Importance of Physical Activity for Children
Children who are physically active are more likely to stay at a healthy weight, sleep better, maintain strong bones, and avoid obesity-related diseases. Children who are physically active also have more opportunities to develop muscle strength and endurance. They are more likely to feel confident about themselves and their bodies as they grow (Let’s Move Child Care, 2013).
Physical activity also provides children with access to learning across domains. A school-age child who joins a group soccer game is broadening his or her social connections. The negative consequences of inactivity for children are stark. Children are explorers, and their brains develop through activity and movement. Children who are not active are more likely to have behavior problems in school or to have trouble with academics.
As you watch the following video, observe the variety of physical activities that school-age children are participating in. You will also hear from a staff member who discusses how to incorporate physical activities each day and why it is important.
- Model healthy behavior by leading an active lifestyle.
- Use what you learn throughout this course to incorporate physical activity into your plans each day.
- Understand the connections between physical activity and being healthy.
Completing this Course
For more information on what to expect in this course, the Physical Development Competency Reflection, and a list of the accompanying Learn, Explore and Apply resources and activities offered throughout the lessons, visit the School-Age Physical Development Course Guide.
Please note the References & Resources section at the end of each lesson outlines reference sources and resources to find additional information on the topics covered. As you complete lessons, you are not expected to review all the online references available. However, you are welcome to explore the resources further if you have interest, or at the request of your trainer, coach, or administrator.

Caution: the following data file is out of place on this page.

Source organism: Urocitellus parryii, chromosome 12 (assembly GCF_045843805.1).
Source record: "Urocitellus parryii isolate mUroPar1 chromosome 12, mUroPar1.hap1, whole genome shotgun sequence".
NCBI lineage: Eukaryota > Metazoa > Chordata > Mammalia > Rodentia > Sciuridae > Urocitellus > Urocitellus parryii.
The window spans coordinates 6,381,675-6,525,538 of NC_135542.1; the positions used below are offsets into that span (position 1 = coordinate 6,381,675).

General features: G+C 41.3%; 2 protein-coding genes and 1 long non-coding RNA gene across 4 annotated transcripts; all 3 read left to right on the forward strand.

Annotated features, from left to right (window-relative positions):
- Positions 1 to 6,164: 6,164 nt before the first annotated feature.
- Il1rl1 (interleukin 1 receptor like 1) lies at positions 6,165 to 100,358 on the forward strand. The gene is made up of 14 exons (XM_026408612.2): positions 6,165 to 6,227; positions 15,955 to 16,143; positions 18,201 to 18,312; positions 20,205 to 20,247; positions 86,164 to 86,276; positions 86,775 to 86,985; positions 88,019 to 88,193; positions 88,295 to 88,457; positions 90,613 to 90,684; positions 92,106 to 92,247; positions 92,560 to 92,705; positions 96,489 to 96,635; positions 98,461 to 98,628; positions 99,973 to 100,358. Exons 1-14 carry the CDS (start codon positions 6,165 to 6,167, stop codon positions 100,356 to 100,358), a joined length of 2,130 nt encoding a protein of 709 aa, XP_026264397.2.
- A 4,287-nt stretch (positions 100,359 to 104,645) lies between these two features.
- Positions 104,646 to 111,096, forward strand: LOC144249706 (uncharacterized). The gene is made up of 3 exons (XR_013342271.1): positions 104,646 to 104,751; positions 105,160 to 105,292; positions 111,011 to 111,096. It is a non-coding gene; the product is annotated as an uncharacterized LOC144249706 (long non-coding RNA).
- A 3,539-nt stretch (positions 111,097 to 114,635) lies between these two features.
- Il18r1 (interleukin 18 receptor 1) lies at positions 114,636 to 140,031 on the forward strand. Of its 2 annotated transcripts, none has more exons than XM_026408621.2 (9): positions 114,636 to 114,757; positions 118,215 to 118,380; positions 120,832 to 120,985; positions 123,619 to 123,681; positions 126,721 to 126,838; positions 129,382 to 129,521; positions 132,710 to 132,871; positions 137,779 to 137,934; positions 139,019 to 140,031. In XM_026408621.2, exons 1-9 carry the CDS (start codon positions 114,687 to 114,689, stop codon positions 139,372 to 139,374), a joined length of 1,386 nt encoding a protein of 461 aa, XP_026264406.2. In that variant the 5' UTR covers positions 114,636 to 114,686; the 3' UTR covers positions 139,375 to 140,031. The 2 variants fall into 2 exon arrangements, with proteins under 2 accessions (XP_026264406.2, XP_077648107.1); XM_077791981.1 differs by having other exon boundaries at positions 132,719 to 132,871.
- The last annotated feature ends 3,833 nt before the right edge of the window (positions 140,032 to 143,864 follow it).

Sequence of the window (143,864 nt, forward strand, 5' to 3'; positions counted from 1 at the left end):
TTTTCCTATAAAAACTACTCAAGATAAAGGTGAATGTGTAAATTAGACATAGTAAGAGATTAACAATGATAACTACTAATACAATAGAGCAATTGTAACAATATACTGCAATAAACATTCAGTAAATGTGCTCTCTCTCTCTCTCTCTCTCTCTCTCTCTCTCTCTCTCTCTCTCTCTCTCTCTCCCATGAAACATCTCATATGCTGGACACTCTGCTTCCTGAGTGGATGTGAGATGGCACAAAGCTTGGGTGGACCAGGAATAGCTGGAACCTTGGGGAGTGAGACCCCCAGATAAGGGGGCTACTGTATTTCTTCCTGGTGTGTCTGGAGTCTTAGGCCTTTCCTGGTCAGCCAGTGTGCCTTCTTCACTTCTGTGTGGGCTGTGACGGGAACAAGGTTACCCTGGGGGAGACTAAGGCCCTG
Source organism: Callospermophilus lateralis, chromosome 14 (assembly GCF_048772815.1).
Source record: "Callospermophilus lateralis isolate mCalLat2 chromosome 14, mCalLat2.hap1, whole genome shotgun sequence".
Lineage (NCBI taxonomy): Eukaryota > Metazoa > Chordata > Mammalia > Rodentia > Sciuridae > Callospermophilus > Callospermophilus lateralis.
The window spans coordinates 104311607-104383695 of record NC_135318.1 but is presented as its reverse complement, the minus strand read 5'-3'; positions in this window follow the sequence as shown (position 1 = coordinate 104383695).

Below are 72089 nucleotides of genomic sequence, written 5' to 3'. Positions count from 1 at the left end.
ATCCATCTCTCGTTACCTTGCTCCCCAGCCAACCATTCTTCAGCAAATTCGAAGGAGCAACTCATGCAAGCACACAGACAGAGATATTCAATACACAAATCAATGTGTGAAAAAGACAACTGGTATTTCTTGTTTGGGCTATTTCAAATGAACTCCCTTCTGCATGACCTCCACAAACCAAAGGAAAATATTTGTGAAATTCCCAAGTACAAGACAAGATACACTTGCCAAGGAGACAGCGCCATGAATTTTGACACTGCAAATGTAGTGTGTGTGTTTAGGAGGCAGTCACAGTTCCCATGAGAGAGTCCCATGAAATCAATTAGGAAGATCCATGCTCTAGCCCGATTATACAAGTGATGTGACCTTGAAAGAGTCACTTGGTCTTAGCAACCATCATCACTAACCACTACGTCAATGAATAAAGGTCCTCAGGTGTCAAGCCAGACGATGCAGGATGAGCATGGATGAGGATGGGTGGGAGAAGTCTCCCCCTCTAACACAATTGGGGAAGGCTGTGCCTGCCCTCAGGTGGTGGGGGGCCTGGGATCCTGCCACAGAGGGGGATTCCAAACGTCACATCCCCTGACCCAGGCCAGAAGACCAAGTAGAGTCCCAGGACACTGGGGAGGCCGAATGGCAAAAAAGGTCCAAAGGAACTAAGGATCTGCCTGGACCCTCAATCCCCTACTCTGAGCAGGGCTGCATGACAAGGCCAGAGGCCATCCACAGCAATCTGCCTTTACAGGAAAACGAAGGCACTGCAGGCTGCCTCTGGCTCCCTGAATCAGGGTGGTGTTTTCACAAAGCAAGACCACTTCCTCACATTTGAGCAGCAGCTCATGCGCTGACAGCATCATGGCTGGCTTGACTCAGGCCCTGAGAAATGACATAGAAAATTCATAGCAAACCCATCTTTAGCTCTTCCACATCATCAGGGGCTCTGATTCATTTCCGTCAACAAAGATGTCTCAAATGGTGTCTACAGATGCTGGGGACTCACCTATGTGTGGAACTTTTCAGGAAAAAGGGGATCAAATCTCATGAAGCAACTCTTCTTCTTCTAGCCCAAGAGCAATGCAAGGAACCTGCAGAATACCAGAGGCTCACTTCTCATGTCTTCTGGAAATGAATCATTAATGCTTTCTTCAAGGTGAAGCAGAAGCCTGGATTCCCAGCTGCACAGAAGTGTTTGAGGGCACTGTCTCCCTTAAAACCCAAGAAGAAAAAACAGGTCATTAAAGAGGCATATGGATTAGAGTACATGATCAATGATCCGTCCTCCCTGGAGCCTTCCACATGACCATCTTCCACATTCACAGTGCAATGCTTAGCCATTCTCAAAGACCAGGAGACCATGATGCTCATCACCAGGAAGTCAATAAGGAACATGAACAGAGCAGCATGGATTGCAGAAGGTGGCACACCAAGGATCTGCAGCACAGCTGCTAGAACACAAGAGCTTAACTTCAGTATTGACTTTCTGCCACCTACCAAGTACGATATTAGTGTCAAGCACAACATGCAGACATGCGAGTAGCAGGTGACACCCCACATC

Use the Exploring Online Resources activity to explore each resource below and record your thoughts and observations as well as any ideas you might have for using these resources with school-age children and their families. When finished, share your work with your trainer, coach, or administrator.
- Kid’s Health
This website has quality information on all health-related topics for children. The topics of growth and puberty are covered in great detail and in a way that is developmentally appropriate for school-age children.
- Centers for Disease and Control and Prevention
The Center for Disease and Control has many useful resources for staff members and school-age children concerning physical and mental health for children. There are guides, toolkits, and information for families and teachers, as well as the BAM (Body and Mind) website which is geared toward children. It delivers information and activities in a developmentally appropriate way.
- Healthy Kids, Healthy Future. Resources for Physical Activity
Nemours Children’s Health System provides this informative website to help early childhood educators and families prevent childhood obesity and ensure that kids get the physical activity their bodies need. The website contains information, activities, suggestions, guidelines and activities. There are also resources that staff members can use in their programs or share with families.
Use the Planning Activity: Explaining Health Benefits activity to read about the health benefits of physical activity, and use the chart to brainstorm planning ideas. Then share your work with a trainer, coach, or administrator.
Centers For Disease Control and Prevention. (2011). How much physical activity do adults need? Retrieved from http://www.cdc.gov/physicalactivity/everyone/guidelines/adults.html
Centers for Disease Control and Prevention and SHAPE America—Society of Health and Physical Educators. (2017). Strategies for Recess in Schools. Atlanta, GA: Centers for Disease Control and Prevention, US Dept of Health and Human Services. Retrieved from http://portal.shapeamerica.org/uploads/pdfs/recess/SchoolRecessStrategies.pdf
Let’s Move! Child Care. (2013).
National Heart Lung and Blood Institute. (2013). We Can! Everyday Ideas to Move More. Retrieved from http://www.nhlbi.nih.gov/health/public/heart/obesity/wecan/get-active/activity-plan.htm
The Nemours Foundation. 2020. Healthy kids, healthy future. Retrieved from https://healthykidshealthyfuture.org/
U.S. Department of Health and Human Services. (2013). Physical Activity Guidelines for Americans. Retrieved from http://www.health.gov/paguidelines/